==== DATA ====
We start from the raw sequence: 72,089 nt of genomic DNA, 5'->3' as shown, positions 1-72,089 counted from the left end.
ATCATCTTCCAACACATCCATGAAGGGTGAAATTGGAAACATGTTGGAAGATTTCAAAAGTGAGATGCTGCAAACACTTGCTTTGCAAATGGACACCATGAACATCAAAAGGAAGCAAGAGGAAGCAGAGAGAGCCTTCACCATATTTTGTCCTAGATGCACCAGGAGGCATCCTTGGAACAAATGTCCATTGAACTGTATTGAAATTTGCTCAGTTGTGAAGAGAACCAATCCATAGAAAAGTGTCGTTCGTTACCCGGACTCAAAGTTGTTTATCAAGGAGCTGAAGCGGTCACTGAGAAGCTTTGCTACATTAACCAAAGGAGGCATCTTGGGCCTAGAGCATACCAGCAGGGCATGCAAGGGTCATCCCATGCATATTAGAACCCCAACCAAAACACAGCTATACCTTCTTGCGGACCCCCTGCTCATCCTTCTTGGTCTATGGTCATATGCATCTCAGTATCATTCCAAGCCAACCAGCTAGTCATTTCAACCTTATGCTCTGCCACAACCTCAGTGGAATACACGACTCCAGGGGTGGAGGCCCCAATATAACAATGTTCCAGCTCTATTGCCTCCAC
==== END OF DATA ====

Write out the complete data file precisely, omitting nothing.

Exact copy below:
We start from the raw sequence: 72,089 nt of genomic DNA, 5'->3' as shown, positions 1-72,089 counted from the left end.
ATCATCTTCCAACACATCCATGAAGGGTGAAATTGGAAACATGTTGGAAGATTTCAAAAGTGAGATGCTGCAAACACTTGCTTTGCAAATGGACACCATGAACATCAAAAGGAAGCAAGAGGAAGCAGAGAGAGCCTTCACCATATTTTGTCCTAGATGCACCAGGAGGCATCCTTGGAACAAATGTCCATTGAACTGTATTGAAATTTGCTCAGTTGTGAAGAGAACCAATCCATAGAAAAGTGTCGTTCGTTACCCGGACTCAAAGTTGTTTATCAAGGAGCTGAAGCGGTCACTGAGAAGCTTTGCTACATTAACCAAAGGAGGCATCTTGGGCCTAGAGCATACCAGCAGGGCATGCAAGGGTCATCCCATGCATATTAGAACCCCAACCAAAACACAGCTATACCTTCTTGCGGACCCCCTGCTCATCCTTCTTGGTCTATGGTCATATGCATCTCAGTATCATTCCAAGCCAACCAGCTAGTCATTTCAACCTTATGCTCTGCCACAACCTCAGTGGAATACACGACTCCAGGGGTGGAGGCCCCAATATAACAATGTTCCAGCTCTATTGCCTCCAC